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Auxiliary Verb Activities

Instructor: Matthew Hamel

Matt has degrees in Journalism and Business and has taught a variety of courses at high schools and universities around the world.

You can't have a sentence without a verb, so knowing how to use verbs correctly is a vitally important skill. This lesson provides teachers with activities designed to teach auxiliary verbs to students of differing abilities.

The Auxiliary Nature of Verbs

Students will encounter a variety of verbs as they get more into grammar specifics. The activities in this lesson focus specifically on auxiliary verbs. A brief review on how to identify and use auxiliary verbs can help your learners feel better prepared to fully engage with the activities. As an introductory activity, write the following information on the board as you engage in a class discussion.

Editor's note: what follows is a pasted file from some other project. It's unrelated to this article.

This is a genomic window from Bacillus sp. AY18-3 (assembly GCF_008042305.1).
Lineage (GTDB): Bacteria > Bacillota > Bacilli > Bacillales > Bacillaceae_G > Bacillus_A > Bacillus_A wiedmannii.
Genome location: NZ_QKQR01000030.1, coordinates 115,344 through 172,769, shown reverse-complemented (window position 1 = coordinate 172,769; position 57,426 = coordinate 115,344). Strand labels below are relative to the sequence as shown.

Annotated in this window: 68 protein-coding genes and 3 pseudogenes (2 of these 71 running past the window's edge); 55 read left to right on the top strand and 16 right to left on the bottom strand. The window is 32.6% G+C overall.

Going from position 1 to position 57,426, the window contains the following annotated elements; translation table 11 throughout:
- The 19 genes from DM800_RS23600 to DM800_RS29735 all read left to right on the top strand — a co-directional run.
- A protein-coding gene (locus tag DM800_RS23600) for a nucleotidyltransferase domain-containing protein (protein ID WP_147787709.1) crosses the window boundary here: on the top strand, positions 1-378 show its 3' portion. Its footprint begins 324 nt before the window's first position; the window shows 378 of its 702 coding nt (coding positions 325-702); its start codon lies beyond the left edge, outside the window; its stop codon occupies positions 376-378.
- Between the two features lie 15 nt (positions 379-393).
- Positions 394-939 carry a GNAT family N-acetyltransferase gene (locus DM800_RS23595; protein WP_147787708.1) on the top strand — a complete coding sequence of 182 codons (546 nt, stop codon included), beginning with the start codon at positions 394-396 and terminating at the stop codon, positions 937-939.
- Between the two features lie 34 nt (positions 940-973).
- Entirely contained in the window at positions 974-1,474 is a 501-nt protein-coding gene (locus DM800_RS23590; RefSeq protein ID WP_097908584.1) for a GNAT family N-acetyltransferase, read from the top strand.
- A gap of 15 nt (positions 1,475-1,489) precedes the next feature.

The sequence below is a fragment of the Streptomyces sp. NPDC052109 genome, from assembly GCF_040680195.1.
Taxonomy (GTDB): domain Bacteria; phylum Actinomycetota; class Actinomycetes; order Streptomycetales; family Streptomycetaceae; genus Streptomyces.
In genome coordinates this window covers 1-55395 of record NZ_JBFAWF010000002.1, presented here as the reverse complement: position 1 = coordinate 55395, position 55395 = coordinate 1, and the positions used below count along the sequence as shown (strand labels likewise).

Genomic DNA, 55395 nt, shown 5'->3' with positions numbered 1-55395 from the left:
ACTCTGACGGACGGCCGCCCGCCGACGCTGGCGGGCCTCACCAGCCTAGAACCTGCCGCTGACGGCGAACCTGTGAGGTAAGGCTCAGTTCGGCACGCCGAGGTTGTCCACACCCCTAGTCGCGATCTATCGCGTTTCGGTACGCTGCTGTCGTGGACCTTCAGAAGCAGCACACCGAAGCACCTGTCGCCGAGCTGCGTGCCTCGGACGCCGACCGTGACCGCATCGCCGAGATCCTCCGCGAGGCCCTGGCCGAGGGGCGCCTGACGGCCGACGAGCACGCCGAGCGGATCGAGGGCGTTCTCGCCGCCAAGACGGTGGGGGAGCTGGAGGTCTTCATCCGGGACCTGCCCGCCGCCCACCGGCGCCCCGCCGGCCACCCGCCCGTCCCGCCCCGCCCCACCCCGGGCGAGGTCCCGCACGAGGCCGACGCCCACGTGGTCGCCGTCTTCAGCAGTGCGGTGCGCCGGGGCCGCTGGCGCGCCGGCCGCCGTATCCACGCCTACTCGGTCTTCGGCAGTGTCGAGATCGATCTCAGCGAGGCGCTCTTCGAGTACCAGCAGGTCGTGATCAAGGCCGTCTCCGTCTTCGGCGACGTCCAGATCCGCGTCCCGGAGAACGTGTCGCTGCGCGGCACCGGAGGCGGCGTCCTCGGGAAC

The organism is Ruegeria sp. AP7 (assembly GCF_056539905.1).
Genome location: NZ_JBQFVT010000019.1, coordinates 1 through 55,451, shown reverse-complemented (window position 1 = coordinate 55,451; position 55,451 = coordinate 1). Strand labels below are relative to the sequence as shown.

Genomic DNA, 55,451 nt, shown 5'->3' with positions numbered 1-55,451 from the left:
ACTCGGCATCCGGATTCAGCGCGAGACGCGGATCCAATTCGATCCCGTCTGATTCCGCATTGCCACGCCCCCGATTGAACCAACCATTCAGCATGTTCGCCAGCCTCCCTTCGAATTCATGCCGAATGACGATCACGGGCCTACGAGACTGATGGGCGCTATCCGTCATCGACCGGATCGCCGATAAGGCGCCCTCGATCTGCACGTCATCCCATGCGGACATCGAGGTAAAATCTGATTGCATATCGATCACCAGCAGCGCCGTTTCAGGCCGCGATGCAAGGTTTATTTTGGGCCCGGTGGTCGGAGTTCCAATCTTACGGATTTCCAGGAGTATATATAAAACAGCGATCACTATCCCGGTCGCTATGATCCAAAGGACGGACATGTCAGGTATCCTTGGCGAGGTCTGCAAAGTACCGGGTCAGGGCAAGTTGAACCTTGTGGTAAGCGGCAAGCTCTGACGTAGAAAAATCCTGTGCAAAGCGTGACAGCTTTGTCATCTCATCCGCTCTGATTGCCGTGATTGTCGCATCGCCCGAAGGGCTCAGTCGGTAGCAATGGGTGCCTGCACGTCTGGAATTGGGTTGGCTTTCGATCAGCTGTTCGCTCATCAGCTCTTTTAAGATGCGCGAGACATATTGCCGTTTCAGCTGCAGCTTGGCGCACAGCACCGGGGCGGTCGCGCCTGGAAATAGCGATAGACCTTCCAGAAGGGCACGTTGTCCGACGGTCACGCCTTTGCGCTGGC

• Auxiliary verbs are also called helping verbs.
  • Common auxiliary verbs include: be (am, is, are), do, have, can, could, may, might, must, ought, should, and would.
  • Auxiliary verbs can be in different tenses. (have/had)
  • Auxiliary verbs are sometimes used to 'help' other verbs. For example:
    • We have made cookies for the entire class. (have = auxiliary verb, made = main verb)
  • Auxiliary verbs can also be used on their own.
    • I am a teenager.
    • You are smart.

If this brief review is not enough, be sure to provide your students with a full lesson on the ins and outs of auxiliary verbs before using the other activities in this lesson.

Auxiliary Answers

To prepare for this activity, you will need to write a series of questions to ask students. If possible, prepare one question for each student in your class. Feel free to build on the following list to get started.

  1. Do you like to swim?
  2. How often should you give your dog a bath?
  3. What should you do if you see a crime or a fire?
  4. What will you do this weekend?
  5. Want to you want to be when you grow up?

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